Back in Business for more Art

After one year of successful attendance and audience, the Lincoln Rd. and Miami Beach Gallery walk featured Artist Anthony Ardavin' on their monthly invitation.

Every first Saturday of each month 7-10pm, you can stroll on Lincoln Rd and visit some of the galleries that open their doors for the monthly Arts Walk. Share some wine and cheese, enjoy what some of the best Contemporary Artists in Miami have to offer.

The next gallery walk will be  on Saturday, October, 2nd 2010

Below some invitations for past art walks.

For more info visit us in our Facebook page



By Eli Bravo

Miami is a city marked by human passage. It’s no coincidence
that Julia Tuttle, a widow from Cleveland, Ohio,
is considered the mother of this town. The land that her
father bought next to Biscayne Bay fascinated this lady,
and in the winter of 1891 she decided to bring a train to
her home; with aims of developing a city in the skirts of a
river that during thousand of years served as the pool for
the Tequesta Indians.
The Spanish, in XVI, eliminated a great part of these Indians
while being battered during 200 years by the English
and French, until 1763 when Spain gave Florida to the
United Kingdom in exchange for Cuba. This change didn’t
last long because the Spanish returned to charge 20 years
later, and settled here until 1821 when General Andrew
Jackson, -the one featured in the $5 bill-, took control of
the territory on behalf of the United States.

In 1959, Cubans, motivated by Castro, began stretching
the link between their island and the peninsula. Since
then, people have not ceased to arrive to this paradise
-which in some instances, is hell with air conditioning. Miami
is a city of immigrants with the advantage, according
to the more cynic, of being close to the U.S.
Of the two and a half million inhabitants, only 26% can claim to be ‘born and raised’
here. It’s easier to find an immigrant than an ATM. This makes the city, deliciously
diverse and terribly scattered. If someone declares to know the city, it’s probably a
lie or a politician in campaign (he’s lying).
The identity of Miami has been materialized on the screen with Miami Vice, on
the radio with Gloria Estefan and in sports with the Heat and the Marlins. Nothing
defines Miami as a whole, except maybe FPL (Florida Power and Light), whose
uncovered cables are to be blamed for our constant darkness with the arrival of
each hurricane. Without electric power we are all similar, however, some have larger
generator than others.
Miami is a city where people find their place in the world for a few years. Since it’s
NOT New York, here, everyone has a project in order to make the big leap into taking
advantage of everything still needed to be done. It’s not a requirement to live for
ten years in the city to call yourself a Miamian, -the will to hit the streets as if you
owned them and jump into the adventure is enough.
That is one great thing about this city, it’s an exhilarating experience of adaptation,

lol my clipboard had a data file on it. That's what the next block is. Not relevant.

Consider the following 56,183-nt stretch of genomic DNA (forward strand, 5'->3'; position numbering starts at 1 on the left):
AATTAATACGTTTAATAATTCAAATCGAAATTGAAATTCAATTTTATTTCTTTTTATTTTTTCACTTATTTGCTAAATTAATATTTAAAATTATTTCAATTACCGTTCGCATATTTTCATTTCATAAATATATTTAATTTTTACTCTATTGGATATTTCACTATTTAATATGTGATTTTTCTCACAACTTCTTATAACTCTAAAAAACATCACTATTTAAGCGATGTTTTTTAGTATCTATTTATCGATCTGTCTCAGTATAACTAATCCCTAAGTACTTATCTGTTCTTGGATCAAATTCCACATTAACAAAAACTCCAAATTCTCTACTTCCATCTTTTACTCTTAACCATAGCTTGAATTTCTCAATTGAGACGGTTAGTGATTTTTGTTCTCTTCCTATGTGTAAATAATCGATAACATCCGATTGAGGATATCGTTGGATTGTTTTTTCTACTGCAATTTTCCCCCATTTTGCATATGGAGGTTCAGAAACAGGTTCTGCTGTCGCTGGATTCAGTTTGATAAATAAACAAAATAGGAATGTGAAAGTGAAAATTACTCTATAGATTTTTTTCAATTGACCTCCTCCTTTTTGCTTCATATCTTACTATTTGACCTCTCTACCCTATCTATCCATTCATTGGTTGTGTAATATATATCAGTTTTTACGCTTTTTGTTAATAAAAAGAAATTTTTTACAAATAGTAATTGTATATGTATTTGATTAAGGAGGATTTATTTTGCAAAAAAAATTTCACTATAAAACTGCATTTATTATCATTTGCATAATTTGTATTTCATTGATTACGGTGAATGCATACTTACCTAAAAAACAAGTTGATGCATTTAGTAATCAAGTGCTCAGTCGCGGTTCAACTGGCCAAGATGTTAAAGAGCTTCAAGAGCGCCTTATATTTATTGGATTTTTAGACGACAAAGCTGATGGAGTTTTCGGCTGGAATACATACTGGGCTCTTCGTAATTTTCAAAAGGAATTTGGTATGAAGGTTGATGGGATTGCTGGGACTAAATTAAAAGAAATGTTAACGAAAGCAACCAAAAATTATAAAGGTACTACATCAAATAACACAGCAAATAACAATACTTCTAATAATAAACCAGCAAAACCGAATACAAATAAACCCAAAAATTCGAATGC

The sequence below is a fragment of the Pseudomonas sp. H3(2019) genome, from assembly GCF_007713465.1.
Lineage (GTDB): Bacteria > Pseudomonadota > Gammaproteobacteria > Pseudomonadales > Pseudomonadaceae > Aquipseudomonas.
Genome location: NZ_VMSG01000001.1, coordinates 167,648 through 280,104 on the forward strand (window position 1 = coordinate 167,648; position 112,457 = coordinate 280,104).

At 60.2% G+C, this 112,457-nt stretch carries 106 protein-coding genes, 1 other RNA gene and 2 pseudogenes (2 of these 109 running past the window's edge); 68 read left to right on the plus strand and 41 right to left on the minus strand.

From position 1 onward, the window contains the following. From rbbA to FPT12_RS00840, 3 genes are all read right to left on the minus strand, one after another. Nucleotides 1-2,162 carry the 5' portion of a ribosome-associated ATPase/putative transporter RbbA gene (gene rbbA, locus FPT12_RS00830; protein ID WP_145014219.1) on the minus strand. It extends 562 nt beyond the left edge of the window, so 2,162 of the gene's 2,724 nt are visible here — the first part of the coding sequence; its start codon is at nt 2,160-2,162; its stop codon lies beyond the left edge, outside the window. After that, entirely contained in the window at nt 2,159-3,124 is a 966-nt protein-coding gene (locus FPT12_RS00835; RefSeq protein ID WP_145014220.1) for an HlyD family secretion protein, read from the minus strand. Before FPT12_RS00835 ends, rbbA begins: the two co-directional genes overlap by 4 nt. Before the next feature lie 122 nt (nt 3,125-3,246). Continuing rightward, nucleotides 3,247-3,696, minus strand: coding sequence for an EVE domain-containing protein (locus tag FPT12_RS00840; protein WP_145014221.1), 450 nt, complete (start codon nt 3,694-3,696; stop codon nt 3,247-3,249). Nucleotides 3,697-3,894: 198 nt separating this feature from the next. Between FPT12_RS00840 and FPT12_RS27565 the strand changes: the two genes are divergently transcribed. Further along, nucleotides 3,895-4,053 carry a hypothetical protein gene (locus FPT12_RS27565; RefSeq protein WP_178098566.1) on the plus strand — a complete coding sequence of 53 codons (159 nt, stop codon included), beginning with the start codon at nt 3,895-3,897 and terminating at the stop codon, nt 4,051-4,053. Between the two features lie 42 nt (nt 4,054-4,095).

or something we can’t quite describe, but that keeps us alive, with the need to connect
to the energy left by all who have stepped through this land.
That’s why it’s essential to charge the streets with good vibrations, so that future
tenants can find common grounds and a space where they can evolve and create.


L.T. JOE SCHILLACI: The social passion of changing worlds

By Alfonso Corona and Isa Traverso -Burger

Lieutenant Joseph Schillaci of A&E’s
The First 48 reality TV is a veteran
of the Miami Police Department. He
was a Sergeant, a homicide investigator,
undercover narcotics cop and
former Lt. Commander of the Crime
Suppression Unit. Now, he is a certified
Nonviolence Specialist Counselor
and a Motivational Speaker,
proudly spreading the Kingian Non
Violence Philosophy. His passion
for greater awareness, -accompanied
by his personal experience,
is a key source in his mission to
eradicate verbal and physical violence.
Read this exclusive interview
for Distrikt to learn how he strives
to make a difference with The Unit.
He is currently finishing his book,
and when it comes out, we highly
suggest you read about Little Jasmine;
if that doesn’t change your life, nothing will.

Lieutenant, can you please explain your transition to this mission?
I do it because I have a purpose that I want to deliver, a solution to many problems
that are violence, prostitution and drug addiction. I’ve come up with this
solution not reading books, TV or magazines but from experience.
I’ve lived a life fulfilled. I’ve seen a lot: beatings, kidnapping, shootings, and -an
awful lot. Through good and bad I have developed this philosophy of making a
difference, getting the word out to schools and churches.
The main reason I left narcotics, the vice, the street, to come to The Unit is because
it’s the heart of the city, not a funnel. So many people can be reached;
nothing is more exciting in my life. That’s what I want to give back to the community.